You will believe a digital actor can digitally act.
After the crew of Dominic Toretto (Vin Diesel) put Dracula…sorry, Owen Shaw (Luke Evans) into the hospital at the end of Fast & Furious 6, his brother Deckard (Jason Statham) vows revenge! Enduring a couple of sneak attacks with varied results, Dom goes on the offensive but is intercepted by Mr. Nobody (Kurt Russell), an American shadow operative who offers to help locate Deckard so that Dom can put a whooppin’ on him. One catch: the operative needs Dom and his team to recover a mobile audio/video hacking/tracking system called God’s Eye (tech stolen from Bruce Wayne, no doubt). What makes no sense is why they’re stealing a McGuffin to find the bad guy – to KILL the aforementioned bad guy – because that SAME bad guy keeps showing up everywhere they go!
From the opening scene, you know how ridiculous it’s all going to be…and fans of this series won’t care because of all the fun to be had. It’s a modern Mad Max with every James Bond Q-branch auto gadget spread out over an entire movie. Jason Statham wallows in being the bad guy and looks great doing it. The story even manages to surprise along the way, taking a few old tropes and tossing them out the driver’s side window. In fact, you might even say Vin Diesel has managed to find a way to combine the too-serious space bounty hunter franchise Pitch Black action with Car Wars – and theater popcorn sales will never be the same.
It’s leave your brains at home time, slow-motion attitude-walking street-fighting action – with the street winning most of the time. Fans may not be pleased that Jordana Brewster’s character sits out on the action, but anyone following the storyline already knows who won’t be in it; Dwayne Johnson also appears but not for very long. The real story is digital Paul Walker; in spite of the fact he passed away suddenly before filming, the production took no shortcuts and (MINOR SPOILER) he’s in the entire film beginning to end (END SPOILER). Using a combination of old footage, body doubles, and the same facial computer mapping technology used to make stunt people the digital duplicates of the actors they represent, you wouldn’t have known the actual actor wasn’t in the film otherwise.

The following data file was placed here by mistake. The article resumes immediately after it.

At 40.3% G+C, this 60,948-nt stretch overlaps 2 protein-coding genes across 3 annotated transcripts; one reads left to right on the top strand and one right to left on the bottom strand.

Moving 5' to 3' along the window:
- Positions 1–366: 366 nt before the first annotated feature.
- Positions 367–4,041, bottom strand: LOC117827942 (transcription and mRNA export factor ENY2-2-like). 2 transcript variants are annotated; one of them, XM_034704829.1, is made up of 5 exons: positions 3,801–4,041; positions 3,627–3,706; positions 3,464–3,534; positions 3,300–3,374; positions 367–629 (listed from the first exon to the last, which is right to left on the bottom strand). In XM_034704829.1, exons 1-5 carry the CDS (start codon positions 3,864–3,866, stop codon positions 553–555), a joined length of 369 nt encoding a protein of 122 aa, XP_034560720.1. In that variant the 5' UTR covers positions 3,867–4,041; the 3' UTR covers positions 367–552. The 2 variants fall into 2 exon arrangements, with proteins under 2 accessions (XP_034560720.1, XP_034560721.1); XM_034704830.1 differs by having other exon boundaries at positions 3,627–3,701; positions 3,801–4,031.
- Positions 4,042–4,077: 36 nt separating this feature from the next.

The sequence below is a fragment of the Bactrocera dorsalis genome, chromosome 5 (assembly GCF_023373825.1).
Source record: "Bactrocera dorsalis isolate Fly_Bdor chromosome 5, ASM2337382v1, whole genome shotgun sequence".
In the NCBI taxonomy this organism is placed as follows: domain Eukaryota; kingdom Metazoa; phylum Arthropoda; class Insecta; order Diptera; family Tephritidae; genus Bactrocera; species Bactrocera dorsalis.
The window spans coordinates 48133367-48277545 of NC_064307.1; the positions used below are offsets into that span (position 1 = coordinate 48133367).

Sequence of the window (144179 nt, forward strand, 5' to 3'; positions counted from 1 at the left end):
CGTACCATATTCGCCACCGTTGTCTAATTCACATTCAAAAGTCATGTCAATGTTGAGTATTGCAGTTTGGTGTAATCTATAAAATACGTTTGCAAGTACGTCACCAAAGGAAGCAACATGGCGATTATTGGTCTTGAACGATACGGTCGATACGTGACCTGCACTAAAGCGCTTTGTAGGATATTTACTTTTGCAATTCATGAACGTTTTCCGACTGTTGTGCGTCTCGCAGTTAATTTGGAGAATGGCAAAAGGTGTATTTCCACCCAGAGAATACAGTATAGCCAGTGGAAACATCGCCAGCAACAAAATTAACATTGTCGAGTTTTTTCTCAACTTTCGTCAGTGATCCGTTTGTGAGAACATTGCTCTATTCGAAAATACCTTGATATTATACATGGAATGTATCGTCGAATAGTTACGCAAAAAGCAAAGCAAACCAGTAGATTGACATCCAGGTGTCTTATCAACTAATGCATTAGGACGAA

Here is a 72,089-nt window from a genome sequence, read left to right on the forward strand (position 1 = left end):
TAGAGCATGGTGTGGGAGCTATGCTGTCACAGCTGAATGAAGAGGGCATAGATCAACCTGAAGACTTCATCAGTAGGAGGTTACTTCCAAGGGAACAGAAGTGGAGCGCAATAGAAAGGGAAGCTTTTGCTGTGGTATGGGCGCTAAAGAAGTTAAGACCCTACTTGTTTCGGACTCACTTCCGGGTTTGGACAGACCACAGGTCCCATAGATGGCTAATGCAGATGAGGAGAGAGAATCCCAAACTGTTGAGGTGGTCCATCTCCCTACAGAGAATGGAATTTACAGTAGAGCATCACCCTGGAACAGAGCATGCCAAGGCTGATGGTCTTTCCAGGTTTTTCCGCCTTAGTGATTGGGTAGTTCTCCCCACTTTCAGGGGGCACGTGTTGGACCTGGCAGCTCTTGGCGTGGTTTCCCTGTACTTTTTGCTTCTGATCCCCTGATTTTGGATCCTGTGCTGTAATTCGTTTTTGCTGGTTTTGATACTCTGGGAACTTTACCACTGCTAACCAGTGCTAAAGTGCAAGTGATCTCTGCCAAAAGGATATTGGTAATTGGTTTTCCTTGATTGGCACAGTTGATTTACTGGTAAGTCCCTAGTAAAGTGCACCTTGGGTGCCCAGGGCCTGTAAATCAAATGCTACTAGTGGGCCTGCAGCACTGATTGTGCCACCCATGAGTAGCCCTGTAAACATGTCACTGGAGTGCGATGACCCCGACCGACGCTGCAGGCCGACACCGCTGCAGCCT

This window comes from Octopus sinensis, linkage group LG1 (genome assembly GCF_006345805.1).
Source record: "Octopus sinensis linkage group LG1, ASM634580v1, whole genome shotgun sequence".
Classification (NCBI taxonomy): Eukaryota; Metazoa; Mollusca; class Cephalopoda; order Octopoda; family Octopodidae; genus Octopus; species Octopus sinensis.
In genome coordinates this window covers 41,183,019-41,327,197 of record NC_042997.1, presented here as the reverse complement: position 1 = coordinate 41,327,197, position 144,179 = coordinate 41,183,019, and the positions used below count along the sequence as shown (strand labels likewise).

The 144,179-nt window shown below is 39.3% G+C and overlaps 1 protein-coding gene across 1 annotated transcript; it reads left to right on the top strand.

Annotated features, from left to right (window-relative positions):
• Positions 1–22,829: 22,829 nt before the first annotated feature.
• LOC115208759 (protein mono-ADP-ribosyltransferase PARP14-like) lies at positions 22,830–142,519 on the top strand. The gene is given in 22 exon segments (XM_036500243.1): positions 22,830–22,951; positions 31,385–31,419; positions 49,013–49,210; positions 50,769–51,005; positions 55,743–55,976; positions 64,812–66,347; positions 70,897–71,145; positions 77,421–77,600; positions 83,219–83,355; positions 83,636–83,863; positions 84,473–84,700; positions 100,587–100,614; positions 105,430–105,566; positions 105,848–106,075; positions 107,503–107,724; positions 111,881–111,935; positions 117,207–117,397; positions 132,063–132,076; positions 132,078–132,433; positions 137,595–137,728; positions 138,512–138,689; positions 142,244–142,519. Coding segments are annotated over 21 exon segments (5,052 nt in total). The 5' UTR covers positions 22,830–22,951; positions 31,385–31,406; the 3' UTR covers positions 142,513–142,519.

With a centerpiece of a skyscrapper-to-skyscraper vehicle jump between floors, it’s probably the coolest money shot since Tommy Lee Jones stole a car in Black Moon Rising. The plot feels more like something out of Diesel’s own XXX series now than the heist films that started the franchise, and while the complex special effects shots and stunt work keep you on the edge of your seat, you can’t shake that feeling that it’s all one Wile E. Coyote gag from a Looney Tunes cartoon. Fortunately, the cast works so well together that you can forgive the rest if you are so inclined; this is about box office greenbacks and entertainment, not award-winning screenplays and drama. If this is the end – and it SHOULD be the end – this is a good one…so, of course, another sequel has already been announced. Where in the heck could it go from here? Space? Mars? The Star Wars galaxy? Guess we’ll find out in the next eighteen months!
(a three skull recommendation out of four)